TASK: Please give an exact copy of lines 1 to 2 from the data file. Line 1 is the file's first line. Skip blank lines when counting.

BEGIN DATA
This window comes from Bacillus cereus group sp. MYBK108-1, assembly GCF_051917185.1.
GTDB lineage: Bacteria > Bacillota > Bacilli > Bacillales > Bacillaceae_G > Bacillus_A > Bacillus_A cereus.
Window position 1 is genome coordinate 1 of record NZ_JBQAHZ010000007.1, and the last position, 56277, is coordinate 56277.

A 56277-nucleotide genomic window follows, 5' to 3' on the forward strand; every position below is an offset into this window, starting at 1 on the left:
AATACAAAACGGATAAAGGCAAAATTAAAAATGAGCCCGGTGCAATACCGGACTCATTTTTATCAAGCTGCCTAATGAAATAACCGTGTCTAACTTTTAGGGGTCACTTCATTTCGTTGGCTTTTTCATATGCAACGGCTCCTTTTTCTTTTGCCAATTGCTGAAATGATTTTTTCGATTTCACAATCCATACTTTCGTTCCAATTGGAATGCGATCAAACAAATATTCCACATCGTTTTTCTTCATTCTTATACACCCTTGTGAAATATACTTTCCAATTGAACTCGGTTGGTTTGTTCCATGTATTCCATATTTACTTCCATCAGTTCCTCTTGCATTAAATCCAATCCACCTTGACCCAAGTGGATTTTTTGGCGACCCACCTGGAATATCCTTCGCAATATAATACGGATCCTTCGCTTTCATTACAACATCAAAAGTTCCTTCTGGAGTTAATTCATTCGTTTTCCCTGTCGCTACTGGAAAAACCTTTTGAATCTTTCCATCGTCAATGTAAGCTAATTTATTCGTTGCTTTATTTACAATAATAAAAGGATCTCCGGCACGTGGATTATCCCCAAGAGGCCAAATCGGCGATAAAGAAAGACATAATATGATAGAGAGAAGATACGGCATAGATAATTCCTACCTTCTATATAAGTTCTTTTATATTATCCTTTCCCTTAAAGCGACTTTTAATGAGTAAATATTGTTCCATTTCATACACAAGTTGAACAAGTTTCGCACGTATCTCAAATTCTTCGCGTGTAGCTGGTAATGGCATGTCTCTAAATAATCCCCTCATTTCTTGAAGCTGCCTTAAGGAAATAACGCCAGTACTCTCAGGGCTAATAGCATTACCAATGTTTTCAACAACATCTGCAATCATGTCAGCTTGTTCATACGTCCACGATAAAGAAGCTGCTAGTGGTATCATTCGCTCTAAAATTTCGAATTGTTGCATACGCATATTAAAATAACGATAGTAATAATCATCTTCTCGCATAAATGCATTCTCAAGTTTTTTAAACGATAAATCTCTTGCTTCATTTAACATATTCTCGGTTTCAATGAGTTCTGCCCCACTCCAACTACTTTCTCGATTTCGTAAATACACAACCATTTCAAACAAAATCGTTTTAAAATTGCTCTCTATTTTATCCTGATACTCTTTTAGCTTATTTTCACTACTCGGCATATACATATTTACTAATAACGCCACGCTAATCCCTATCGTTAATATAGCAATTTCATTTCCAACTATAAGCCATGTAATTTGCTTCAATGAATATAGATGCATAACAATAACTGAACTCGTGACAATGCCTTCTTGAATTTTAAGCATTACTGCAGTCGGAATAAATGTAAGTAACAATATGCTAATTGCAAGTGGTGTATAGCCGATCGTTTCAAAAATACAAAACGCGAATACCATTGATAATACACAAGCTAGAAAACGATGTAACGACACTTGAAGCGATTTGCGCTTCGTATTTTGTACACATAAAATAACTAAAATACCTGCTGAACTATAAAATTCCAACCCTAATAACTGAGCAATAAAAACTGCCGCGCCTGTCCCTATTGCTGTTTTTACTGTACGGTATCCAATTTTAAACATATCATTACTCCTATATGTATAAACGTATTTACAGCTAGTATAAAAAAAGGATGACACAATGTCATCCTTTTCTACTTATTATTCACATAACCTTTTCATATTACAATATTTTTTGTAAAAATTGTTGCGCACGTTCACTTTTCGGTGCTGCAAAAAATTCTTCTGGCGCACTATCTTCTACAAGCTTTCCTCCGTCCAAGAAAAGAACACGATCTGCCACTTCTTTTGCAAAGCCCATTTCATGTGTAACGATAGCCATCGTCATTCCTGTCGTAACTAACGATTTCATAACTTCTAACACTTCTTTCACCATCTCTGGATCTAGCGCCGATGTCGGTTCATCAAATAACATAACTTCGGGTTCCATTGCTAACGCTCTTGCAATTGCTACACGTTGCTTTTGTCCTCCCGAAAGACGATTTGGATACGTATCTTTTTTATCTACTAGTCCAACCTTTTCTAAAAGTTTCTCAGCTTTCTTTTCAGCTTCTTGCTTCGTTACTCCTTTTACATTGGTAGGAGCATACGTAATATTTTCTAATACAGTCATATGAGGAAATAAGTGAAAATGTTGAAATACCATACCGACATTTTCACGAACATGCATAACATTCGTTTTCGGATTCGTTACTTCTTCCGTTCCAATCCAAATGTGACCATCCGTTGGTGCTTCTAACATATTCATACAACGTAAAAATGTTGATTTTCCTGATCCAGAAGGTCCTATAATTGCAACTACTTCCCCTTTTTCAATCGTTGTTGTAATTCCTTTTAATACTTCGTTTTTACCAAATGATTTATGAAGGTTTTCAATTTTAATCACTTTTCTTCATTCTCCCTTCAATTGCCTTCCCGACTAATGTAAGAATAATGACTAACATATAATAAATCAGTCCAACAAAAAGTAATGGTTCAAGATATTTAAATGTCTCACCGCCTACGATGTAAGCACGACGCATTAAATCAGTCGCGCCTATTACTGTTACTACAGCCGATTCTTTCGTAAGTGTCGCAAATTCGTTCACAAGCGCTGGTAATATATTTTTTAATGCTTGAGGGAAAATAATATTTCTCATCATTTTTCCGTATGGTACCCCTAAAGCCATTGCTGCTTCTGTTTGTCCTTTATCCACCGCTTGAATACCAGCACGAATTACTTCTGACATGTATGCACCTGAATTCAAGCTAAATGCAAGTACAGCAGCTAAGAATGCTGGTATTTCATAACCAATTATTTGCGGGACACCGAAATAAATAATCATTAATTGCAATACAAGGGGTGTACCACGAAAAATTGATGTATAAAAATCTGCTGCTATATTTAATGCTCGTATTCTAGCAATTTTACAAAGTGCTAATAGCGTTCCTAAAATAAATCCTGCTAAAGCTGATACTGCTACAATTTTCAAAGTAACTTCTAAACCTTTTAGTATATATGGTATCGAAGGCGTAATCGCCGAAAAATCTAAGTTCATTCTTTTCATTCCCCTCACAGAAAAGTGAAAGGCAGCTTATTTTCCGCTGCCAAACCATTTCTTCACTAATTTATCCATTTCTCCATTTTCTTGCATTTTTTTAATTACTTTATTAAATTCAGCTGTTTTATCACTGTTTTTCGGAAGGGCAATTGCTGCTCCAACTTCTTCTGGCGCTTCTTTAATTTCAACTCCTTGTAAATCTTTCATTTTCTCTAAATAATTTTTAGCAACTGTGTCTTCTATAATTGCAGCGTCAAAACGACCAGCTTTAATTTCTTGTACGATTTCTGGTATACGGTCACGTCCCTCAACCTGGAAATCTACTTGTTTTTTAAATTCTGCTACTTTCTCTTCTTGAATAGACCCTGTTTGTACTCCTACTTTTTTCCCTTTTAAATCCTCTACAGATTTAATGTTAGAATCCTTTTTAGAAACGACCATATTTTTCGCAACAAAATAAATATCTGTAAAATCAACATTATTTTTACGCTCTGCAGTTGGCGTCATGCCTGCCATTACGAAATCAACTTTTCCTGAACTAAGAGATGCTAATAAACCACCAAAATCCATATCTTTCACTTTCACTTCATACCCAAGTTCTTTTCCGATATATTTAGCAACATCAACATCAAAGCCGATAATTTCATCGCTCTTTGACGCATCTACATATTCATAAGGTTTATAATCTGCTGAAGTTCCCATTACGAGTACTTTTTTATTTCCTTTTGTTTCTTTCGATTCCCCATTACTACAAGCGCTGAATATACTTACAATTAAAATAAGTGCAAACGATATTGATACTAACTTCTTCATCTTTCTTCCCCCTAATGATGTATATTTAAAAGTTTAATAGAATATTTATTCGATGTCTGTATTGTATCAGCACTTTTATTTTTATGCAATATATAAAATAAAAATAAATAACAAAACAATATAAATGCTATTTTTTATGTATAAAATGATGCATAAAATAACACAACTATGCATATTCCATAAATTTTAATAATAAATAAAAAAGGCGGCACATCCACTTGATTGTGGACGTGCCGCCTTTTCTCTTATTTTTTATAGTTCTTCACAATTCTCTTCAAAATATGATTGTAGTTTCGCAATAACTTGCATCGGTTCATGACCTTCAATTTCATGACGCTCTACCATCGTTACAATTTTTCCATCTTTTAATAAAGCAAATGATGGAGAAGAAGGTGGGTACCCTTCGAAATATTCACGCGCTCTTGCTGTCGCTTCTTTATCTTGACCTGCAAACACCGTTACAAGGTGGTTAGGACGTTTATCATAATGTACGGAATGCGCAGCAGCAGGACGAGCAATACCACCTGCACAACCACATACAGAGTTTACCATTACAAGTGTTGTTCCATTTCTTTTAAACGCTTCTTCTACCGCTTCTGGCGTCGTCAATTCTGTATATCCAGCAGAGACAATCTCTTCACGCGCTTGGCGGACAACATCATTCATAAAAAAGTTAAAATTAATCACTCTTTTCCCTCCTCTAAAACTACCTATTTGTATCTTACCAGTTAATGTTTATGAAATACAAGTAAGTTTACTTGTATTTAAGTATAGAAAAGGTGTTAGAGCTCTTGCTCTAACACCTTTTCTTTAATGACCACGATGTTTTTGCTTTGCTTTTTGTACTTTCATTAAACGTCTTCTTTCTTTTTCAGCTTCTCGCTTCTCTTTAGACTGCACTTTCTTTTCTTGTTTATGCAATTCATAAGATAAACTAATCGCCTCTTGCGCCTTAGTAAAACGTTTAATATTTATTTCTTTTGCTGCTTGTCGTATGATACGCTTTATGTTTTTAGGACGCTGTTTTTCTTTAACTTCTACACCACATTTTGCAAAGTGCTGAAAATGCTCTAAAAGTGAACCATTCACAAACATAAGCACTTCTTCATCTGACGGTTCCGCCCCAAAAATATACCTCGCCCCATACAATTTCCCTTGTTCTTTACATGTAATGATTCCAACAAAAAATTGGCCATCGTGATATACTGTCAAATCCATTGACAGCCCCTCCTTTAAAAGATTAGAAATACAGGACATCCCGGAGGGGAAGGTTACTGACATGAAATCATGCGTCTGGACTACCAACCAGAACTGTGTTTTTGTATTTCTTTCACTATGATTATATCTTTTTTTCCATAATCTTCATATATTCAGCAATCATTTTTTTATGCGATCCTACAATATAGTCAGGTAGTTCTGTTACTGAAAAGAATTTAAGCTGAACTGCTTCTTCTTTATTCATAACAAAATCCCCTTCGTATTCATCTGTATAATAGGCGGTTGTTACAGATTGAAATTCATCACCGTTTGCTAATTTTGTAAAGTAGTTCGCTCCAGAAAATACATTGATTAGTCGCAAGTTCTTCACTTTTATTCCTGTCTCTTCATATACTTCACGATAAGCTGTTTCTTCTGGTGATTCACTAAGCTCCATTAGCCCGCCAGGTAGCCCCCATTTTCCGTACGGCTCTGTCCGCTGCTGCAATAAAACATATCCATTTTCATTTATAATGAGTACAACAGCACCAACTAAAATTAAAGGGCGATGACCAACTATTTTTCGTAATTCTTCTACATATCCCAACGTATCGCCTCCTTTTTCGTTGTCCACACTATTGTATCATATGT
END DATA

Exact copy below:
This window comes from Bacillus cereus group sp. MYBK108-1, assembly GCF_051917185.1.
GTDB lineage: Bacteria > Bacillota > Bacilli > Bacillales > Bacillaceae_G > Bacillus_A > Bacillus_A cereus.